Day One at the 2018 U.S. Open was a practice in survival. The famous saying that tournaments can’t be won on Thursday, but they can be lost rang true for a number of big-name players, one of which may turn out to be Tiger Woods.
With a good idea of what was needed around Shinneock Hills on a blustery Thursday afternoon, Woods made a mess of the first hole by hitting his approach over the green and struggling to get the ball on the putting surface, eventually tapping in for a triple-bogey 7. Another bogey on the second hole had Woods at 4-over par through two with 16 of the toughest holes on the planet remaining.
To Woods’ credit, he hung tough getting one shot back on the front nine before turning home and watching it all unravel again. A bogey on the par-3 11th moved him back to 4-over par, but his day was truly undone by the back-to-back double bogeys on 13 and 14, which included a four-putt from 40 feet on the par-4 13th.
He would miss two putts from inside six feet.
Tiger Woods. Four putt. Sounds odd. pic.twitter.com/QKweFySXTB
— Ben Murphy (@BenMurphyTV) June 14, 2018
Woods was far from the worst on Thursday at Shinnecock. English pro Scott Gregory posted a 22-over par 92, while Rory McIlroy shot a 10-over par 80, Jordan Spieth matched Woods with an 8-over par 78 and Phil Mickelson shot a first-round 77.
Scott Stallings had his own issues with his putter. The three-time PGA Tour winner hit the par-4 14th green in three shots before putting the ball off the back of the green and struggling to a quintuple-bogey 9. He would go on to shoot 80 as well.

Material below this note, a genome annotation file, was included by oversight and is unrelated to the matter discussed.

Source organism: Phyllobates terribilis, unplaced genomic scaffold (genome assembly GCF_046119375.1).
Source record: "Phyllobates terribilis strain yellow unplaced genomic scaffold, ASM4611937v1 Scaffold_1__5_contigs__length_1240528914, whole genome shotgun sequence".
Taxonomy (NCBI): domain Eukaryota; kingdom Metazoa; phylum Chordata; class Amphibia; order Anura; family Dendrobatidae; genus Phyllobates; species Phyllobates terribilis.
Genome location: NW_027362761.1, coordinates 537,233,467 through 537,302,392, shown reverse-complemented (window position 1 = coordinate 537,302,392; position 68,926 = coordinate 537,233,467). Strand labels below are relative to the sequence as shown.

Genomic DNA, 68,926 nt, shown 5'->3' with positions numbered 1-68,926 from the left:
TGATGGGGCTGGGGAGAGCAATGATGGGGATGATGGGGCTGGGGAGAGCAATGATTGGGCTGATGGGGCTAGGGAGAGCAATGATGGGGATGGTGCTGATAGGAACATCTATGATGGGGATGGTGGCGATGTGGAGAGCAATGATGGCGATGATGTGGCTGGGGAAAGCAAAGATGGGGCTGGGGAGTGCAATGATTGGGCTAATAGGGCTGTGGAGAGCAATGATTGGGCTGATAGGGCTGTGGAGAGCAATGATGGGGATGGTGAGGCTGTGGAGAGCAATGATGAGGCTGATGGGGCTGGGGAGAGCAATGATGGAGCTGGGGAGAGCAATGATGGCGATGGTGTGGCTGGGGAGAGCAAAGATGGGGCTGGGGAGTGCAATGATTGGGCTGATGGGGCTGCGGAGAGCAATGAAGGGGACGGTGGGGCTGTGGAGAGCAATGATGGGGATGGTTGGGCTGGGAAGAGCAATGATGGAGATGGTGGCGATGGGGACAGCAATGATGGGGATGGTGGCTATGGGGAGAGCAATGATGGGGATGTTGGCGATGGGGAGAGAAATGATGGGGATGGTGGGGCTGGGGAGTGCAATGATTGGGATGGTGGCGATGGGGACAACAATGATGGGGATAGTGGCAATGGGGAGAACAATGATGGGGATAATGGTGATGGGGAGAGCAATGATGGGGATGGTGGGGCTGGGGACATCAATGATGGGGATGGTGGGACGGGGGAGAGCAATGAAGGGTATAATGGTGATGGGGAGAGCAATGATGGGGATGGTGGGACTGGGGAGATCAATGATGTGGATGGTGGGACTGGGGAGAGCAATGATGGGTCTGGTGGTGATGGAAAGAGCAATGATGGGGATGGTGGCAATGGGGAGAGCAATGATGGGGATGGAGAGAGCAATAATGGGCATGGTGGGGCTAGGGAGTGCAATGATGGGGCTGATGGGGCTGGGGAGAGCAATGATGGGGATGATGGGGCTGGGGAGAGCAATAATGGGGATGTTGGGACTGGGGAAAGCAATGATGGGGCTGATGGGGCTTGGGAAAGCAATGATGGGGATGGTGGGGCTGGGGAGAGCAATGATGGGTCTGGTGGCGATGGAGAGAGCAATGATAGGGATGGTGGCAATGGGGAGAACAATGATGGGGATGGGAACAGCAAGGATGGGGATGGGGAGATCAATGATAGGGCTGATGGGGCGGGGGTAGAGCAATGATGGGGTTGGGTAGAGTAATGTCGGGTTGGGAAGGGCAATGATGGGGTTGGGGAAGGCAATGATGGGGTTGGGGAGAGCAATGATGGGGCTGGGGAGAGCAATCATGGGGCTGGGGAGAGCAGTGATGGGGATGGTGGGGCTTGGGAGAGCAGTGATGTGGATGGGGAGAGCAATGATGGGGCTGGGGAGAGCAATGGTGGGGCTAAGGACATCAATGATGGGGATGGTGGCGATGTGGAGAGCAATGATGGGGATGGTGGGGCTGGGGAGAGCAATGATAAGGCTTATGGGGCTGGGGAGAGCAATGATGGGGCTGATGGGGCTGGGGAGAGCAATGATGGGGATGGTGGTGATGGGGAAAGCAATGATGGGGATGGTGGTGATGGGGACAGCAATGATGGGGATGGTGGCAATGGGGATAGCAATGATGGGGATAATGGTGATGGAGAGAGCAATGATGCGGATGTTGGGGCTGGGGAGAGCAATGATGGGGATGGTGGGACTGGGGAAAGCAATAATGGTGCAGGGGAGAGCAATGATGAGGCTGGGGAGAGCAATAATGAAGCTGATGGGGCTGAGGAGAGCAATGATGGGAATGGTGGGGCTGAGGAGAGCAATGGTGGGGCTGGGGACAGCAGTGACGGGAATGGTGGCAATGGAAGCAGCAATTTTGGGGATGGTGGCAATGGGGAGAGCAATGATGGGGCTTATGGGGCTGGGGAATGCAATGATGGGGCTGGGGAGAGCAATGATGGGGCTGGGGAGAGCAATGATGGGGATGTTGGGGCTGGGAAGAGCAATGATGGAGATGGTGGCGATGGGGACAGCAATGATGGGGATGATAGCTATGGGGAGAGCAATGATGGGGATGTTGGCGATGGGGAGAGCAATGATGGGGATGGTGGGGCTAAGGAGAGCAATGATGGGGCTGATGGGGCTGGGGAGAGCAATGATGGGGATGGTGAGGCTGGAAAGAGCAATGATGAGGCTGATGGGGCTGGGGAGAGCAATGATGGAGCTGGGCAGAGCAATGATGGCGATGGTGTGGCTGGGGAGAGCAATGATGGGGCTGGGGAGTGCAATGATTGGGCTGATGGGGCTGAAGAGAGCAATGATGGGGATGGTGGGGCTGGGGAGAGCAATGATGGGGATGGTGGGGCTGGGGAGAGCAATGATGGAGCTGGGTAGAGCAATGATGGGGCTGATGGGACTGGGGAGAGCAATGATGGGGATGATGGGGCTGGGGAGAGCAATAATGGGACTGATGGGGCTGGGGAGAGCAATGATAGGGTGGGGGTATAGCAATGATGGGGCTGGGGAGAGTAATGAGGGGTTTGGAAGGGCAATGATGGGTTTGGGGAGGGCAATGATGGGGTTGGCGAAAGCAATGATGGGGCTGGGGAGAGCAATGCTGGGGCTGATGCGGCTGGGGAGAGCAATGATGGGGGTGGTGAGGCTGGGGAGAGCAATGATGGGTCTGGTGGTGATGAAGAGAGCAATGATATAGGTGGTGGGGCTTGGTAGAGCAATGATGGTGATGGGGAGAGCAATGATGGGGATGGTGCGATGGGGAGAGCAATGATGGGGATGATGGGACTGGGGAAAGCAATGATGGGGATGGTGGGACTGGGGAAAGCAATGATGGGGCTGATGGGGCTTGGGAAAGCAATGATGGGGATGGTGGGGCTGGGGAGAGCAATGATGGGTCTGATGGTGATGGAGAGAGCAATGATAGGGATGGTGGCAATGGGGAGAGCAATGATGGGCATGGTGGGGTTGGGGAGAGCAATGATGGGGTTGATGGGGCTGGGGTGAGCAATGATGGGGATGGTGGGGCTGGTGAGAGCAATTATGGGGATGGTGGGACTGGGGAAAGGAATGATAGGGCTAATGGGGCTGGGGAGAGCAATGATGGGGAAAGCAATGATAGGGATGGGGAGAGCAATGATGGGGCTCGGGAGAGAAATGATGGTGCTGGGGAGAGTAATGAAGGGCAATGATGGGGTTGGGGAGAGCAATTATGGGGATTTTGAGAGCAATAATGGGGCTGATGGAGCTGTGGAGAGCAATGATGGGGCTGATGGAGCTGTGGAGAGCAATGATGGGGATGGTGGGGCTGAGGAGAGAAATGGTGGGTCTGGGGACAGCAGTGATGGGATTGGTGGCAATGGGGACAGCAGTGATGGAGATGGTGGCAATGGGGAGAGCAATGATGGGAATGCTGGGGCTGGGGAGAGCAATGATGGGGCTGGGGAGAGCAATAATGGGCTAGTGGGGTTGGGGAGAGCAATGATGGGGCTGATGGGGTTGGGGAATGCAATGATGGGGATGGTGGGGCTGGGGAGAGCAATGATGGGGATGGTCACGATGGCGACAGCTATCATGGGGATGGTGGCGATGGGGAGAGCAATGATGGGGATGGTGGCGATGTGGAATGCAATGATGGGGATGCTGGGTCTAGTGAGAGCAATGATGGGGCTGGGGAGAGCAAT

— Scott Stallings (@stallingsgolf) June 14, 2018
The story for Woods was the same as it was last week at Memorial when he had his best ball-striking week of year only to be let down by the flatstick.
“It’s tough out there,” Woods said after the round. “But, I mean I shouldn’t make two doubles and a triple, four-putt. For most of the day, I just didn’t putt well.
“(The four-putt on No. 13) was not very good. I was worried about running the putt by because it’s downhill on the other side, left it short, blocked the next one, and then blocked it again. Not very good.”
Although he enters the second day of the event at 8-over par, he’s only nine shots back of the leaders with hopes of closing that gap with a good round on Friday.
“Shoot something in the 60s tomorrow, and I’ll be just fine,” Woods said of his mindset going into the weekend. “I just think today was the toughest day we’ll have all week. But then again, I think they’re going to let these greens firm out a little bit. They’ll start to pick up a little bit of speed, and it will be a good U.S. Open again.”